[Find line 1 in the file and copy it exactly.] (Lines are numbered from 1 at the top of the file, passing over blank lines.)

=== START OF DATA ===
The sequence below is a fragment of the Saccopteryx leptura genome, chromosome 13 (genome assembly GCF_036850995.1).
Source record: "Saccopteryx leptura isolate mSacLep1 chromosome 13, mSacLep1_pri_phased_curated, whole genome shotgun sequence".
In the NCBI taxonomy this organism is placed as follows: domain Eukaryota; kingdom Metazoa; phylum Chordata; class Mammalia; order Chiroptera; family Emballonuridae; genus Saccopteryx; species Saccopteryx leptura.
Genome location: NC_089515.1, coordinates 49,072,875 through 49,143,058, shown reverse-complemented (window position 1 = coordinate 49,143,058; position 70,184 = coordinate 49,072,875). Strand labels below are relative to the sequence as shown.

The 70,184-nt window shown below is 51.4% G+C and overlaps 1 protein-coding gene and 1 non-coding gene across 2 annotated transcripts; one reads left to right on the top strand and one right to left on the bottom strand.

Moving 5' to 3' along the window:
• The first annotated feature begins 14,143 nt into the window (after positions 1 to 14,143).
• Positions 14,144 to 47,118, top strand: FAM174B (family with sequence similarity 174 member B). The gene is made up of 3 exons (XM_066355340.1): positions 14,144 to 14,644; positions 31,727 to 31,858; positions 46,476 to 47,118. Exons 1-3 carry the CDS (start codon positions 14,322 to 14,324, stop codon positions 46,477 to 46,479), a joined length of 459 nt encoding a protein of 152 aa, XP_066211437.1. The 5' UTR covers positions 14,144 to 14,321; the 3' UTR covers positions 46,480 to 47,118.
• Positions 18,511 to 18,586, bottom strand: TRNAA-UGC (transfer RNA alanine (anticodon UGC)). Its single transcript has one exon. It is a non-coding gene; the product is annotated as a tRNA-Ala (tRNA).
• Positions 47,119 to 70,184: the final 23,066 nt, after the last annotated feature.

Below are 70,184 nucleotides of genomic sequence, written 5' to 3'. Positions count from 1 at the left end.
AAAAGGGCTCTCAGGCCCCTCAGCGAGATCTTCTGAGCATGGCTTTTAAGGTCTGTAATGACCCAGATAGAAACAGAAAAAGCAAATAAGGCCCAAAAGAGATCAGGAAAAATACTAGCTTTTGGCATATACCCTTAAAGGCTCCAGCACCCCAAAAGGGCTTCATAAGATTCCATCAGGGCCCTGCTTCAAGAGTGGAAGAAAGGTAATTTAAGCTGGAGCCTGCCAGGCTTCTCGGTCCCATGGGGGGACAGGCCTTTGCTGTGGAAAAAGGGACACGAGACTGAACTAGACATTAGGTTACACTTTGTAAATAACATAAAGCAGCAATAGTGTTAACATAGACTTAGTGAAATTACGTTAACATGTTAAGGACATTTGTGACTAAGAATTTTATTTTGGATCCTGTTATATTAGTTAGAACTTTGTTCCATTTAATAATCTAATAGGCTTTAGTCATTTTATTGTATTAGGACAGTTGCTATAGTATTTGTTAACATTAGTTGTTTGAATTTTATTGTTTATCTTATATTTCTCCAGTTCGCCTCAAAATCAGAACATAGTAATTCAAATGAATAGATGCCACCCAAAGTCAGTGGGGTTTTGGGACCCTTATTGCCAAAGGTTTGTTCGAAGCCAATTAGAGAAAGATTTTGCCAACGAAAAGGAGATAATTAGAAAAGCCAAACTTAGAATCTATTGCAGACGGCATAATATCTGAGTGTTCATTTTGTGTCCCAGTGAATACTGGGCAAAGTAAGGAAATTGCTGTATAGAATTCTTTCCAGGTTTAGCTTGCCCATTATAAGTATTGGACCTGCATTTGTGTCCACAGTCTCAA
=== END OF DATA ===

The sequence below is a fragment of the Saccopteryx leptura genome, chromosome 13 (genome assembly GCF_036850995.1).